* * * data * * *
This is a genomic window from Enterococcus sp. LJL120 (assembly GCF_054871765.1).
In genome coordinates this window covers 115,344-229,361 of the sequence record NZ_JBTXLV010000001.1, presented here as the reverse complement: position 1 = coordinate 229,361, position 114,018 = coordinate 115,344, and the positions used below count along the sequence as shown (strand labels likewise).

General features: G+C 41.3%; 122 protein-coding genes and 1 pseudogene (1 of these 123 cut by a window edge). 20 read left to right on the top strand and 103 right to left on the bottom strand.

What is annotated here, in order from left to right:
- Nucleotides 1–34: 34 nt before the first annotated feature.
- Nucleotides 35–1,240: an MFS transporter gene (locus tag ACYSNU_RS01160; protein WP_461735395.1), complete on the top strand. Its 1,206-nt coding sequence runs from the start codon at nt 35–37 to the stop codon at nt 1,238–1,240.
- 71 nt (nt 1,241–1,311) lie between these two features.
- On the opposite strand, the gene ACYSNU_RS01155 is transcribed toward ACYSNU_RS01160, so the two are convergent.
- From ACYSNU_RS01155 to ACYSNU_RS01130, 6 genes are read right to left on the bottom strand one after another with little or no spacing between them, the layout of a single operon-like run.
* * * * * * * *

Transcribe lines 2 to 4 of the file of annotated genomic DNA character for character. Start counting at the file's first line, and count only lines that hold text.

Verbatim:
In genome coordinates this window covers 115,344-229,361 of the sequence record NZ_JBTXLV010000001.1, presented here as the reverse complement: position 1 = coordinate 229,361, position 114,018 = coordinate 115,344, and the positions used below count along the sequence as shown (strand labels likewise).

General features: G+C 41.3%; 122 protein-coding genes and 1 pseudogene (1 of these 123 cut by a window edge). 20 read left to right on the top strand and 103 right to left on the bottom strand.

What is annotated here, in order from left to right: